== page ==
Final Fantasy Dimensions Original Soundtrack


Review by · February 6, 2012

Final Fantasy Legends: Hikari to Yami no Senshi (Warriors of Light and Darkness) is a relatively unknown entry in the long-running RPG franchise. The game was released episodically for the Japanese i-mode and EZweb distribution platforms in 2010, with iOS and Android ports planned for release in 2012. Upon localization, the game was titled “Final Fantasy Dimensions.” This tale of conflict between good and evil may have taken place on the (really) small screen, but Square Enix saw fit to create a full soundtrack for it. A few tracks were composed by Nobuo Uematsu, but most of the work was handled by Naoshi Mizuta of Final Fantasy XI fame. The result is a surprisingly robust selection of music for a game made with limited hardware, but the compositions aren’t without their shortcomings.

Mizuta seems to have found inspiration in Uematsu’s earlier works. “A Cave Fraught with Peril” and “Remote Village” are evocative of Final Fantasy IX with their ponderous melodies that use the flute in various ways. “Face Your Fears” bears a remarkable similarity to Final Fantasy VIII’s “Don’t be Afraid” in its opening moments. I almost expected to hear Quistis snapping her whip as the drums and horns set the mood for battle. The pride and oafishness of dwarves are clearly felt in the deep tuba driving “Dwarf Valley,” which hearkens back to Final Fantasy IV’s underground world. “The Divine Generals” has sinister undertones and shares the same role as FFIV’s “Battle With the Four Fiends,” though it admittedly lacks the same dramatic punch.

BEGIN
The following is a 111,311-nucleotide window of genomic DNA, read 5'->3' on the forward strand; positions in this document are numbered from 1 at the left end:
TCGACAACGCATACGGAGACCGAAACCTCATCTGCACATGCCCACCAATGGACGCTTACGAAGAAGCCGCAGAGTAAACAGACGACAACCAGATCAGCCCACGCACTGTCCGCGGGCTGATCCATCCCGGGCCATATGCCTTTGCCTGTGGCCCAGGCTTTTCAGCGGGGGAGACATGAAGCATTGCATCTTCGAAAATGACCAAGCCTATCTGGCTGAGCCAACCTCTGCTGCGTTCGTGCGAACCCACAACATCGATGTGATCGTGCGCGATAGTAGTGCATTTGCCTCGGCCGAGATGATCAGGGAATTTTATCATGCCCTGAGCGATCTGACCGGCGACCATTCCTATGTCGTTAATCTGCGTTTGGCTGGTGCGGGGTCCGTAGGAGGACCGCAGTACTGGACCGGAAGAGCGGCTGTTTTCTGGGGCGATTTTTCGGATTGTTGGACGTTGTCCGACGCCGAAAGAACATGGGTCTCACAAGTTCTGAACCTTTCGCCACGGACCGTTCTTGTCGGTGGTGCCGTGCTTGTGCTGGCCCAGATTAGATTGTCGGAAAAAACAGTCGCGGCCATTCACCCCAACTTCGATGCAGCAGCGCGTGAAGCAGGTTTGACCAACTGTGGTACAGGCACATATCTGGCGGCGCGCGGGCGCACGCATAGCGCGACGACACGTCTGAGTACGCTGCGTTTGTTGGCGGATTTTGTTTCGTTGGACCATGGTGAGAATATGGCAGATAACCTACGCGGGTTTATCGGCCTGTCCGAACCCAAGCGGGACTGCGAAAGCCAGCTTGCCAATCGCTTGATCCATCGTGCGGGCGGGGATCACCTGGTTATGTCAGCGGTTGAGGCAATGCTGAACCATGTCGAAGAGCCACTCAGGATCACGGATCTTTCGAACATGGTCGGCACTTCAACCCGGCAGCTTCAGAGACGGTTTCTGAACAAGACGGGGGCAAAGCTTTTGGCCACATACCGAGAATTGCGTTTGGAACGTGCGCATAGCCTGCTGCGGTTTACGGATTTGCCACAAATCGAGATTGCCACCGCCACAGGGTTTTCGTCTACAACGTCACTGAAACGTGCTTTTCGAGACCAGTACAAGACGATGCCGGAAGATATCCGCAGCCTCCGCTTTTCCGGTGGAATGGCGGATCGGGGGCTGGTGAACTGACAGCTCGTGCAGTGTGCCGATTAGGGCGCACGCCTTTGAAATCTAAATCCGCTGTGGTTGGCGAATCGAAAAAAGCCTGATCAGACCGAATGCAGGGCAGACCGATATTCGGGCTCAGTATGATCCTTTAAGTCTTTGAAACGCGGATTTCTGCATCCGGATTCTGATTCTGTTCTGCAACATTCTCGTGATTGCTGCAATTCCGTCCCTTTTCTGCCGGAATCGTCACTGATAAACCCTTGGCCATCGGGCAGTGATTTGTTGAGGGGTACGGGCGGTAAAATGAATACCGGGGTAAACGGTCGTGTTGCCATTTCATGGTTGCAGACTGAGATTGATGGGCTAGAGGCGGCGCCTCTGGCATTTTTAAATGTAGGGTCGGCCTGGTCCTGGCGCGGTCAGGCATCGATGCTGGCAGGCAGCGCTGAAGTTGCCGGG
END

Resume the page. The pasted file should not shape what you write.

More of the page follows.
The remaining songs run the gamut from good to bad, with most squarely in the middle. “Shimmering Steel” is a very standard battle theme that has decent energy, but never really picks up; “Nightcutter Blade” is better, but both tracks suffer from repetitive melodies. The latest rendition of the Chocobo theme, “Funk de Chocobo,” is one of the most uninspired tracks on the album. It sounds more like a fan-made MIDI than a professional composition. More memorable songs include “Though You May Be Far Away,” a gentle piano-synth piece that evokes images of raindrop-spotted windows, and “Soaring the Skies,” the signature airship song with an adventurous feeling.

This soundtrack isn’t essential listening by any means, but it is pleasant enough. Fans of Mizuta’s previous works will notice his style here and appreciate the opportunity to hear more of his compositions. I can recommend this album only to fans of old-school JRPGs and Final Fantasy aficionados. Everyone else will probably move on after a single listen.

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Derek Heemsbergen

Derek Heemsbergen

For over nine years (2010-2019), Derek was a major part of RPGFan. While he was foremost one of our star reviewers, he went on to take part in features, co-host – and then host – many episodes of Random Encounter, and grew to be one of the most respected and beloved RPGFan team members. He has since moved on to professional localization work. Ganbatte, Derek!